Most people say they don’t have time to meditate; yet we all find time to have three squares a day. Eating isn’t typically associated with the expansion of our soul but with a few mindful moments, eating can be an opportunity to cultivate a spiritual practice.
Here are a couple of ways to invite your soul into your next meal:
When Ricky Bobby (actor Will Farrell) says grace at dinner with his family in the movie Talladega Nights, he prays, “Dear baby Jesus use your baby super-powers…“His wife interrupts to remind him that Jesus grew up to be a man with a beard. But Ricky Bobby likes the Christmas Jesus better, and continues to pray to “the eight-pound, six-ounce baby Jesus who listens to baby Einstein tapes…” Whatever “saying grace” means to you – praying lays the energetic and spiritual groundwork for the meal. Our thoughts and spoken word creates a vibration that influences physical matter. My Native American grandmother used to pray for the spirit of the animals that gave their lives so we could eat. She thanked the farmers who grew the vegetables and always thanked who ever physically prepared the meal. As a child I thought her prayers were too long and thanking the animal was ridiculous, but as I look back on her meaningful words I realize now that it was her way of incorporating her spiritual practice into every eating experience. Each meal was a spiritual journey as she took the act of eating to a deeper level and filled every bite of food with the energy of grace. Through prayer we invite God into our meal making it a blessed and scared experience.
The Cup Concept
Anyone who knows my husband Barry knows about his cup concept. Essentially Barry suggests choosing a cup to eat out of, so that each time you eat, your meal takes on an element of sacredness. A cup that is the same size as your both of your hands cupped together is about the size of your stomach. If you are eating just enough as provided to you by the confines of the cup, you will be less apt to overeat compared to eating from a plate of food on which you can pile lots of food. You hold the cup in your hands, in a prayer-like manner to set your intention. Additionally, I like connecting a cup to the dimensions of the stomach because it is a subtle reminder that your stomach is the “altar of your being.” It is where your mealtime offerings are made to your entire self. If we considered eating as the process of making an offering on the altar of our stomach for its transformation and integration into our being, that might create a different awareness of our intake.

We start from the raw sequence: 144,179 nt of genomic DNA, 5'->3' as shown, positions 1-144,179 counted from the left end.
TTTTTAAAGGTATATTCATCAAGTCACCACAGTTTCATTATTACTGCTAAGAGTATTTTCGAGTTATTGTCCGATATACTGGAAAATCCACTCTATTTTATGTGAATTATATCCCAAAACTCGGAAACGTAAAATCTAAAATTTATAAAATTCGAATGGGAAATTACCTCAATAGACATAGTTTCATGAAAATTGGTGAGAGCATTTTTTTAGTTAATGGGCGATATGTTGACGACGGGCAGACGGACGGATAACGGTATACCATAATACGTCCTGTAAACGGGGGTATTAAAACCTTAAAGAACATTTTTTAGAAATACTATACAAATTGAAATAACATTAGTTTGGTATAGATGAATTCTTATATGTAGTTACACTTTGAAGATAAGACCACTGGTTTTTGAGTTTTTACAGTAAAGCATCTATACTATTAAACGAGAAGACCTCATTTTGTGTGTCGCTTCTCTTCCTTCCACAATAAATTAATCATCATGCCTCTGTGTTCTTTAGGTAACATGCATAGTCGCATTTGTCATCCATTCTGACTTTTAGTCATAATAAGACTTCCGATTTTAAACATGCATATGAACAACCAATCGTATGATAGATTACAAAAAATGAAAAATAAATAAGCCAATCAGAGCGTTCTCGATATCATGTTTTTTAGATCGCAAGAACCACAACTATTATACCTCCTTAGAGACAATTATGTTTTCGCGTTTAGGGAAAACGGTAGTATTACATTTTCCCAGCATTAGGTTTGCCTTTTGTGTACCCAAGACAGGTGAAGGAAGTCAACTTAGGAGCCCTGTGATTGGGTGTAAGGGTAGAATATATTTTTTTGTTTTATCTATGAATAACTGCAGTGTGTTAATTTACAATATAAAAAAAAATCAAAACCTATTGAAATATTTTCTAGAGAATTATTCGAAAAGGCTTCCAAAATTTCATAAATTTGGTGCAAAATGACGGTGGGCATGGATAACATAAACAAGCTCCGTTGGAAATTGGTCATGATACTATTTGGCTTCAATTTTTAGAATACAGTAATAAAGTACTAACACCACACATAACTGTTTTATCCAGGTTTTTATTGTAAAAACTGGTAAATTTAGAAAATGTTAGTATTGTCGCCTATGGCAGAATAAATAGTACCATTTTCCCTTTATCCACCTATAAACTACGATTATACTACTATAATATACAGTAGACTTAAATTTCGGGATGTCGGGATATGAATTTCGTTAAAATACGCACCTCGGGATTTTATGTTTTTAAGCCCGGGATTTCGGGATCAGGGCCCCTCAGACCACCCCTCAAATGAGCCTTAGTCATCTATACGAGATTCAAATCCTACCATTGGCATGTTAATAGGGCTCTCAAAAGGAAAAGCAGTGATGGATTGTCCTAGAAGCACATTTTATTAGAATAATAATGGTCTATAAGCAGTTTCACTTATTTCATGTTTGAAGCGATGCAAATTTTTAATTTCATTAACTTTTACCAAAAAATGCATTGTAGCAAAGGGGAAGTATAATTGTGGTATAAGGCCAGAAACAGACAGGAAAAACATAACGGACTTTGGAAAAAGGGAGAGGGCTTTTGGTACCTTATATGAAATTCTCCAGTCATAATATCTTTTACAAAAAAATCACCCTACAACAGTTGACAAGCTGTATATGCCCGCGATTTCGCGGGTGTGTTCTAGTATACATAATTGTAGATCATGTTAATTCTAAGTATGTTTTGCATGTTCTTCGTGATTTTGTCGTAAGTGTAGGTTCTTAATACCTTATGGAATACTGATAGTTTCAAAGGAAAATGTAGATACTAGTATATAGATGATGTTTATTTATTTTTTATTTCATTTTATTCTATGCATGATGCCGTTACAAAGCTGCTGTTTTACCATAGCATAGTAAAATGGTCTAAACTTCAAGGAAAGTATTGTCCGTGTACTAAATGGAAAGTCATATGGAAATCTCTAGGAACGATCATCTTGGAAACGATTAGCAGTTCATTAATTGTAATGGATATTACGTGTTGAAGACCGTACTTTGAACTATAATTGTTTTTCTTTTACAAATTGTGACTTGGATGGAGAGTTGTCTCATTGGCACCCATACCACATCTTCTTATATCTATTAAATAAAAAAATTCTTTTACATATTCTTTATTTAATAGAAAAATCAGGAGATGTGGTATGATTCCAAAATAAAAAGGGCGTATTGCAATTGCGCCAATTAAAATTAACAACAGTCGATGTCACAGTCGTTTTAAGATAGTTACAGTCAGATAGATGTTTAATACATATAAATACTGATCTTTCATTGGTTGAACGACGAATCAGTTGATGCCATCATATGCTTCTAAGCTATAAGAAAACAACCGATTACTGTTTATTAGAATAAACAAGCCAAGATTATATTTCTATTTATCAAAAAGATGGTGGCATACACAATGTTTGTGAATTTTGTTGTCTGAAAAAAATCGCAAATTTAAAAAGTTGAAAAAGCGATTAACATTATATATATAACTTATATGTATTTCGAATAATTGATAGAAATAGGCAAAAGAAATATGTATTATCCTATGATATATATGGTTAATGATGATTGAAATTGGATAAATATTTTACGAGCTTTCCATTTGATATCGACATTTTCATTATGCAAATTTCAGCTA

Make a Spirit Offering
Although I grew up Christian, I became acquainted with various spiritual religious traditions through university classes and by studying with spiritual mentors of different faiths. When I traveled to Tibet I noticed in the Buddhist temples that food offerings to the gods are common practice. Food may be simply and silently left on the altar, with a small bow, or the offering might be accompanied by elaborate chants and full prostrations. However it is done, offering food on an altar is an act of connecting with the spiritual world. It is also a means to release selfishness and open the heart to the needs of others.
It is a common practice in Zen to make food offerings to the hungry ghosts. During formal meals or during Sesshin ( an intense meditation retreat) an offering bowl will be passed or brought to each person about to partake of the meal. Everyone takes a small piece of food from his bowl, touches it to the forehead, and places it in the offering bowl. The bowl is then ceremonially placed on the altar.
Hungry ghosts represent all four greed and thirst and clinging, which bind us to our sorrows and disappointments. By giving away something that we crave, we unbind ourselves from our own clinging and neediness to think of others.
If you don’t have time to meditate, use the daily ritual of eating to enjoy and enrich your life by creating enlightened experiences and meals full of meaning.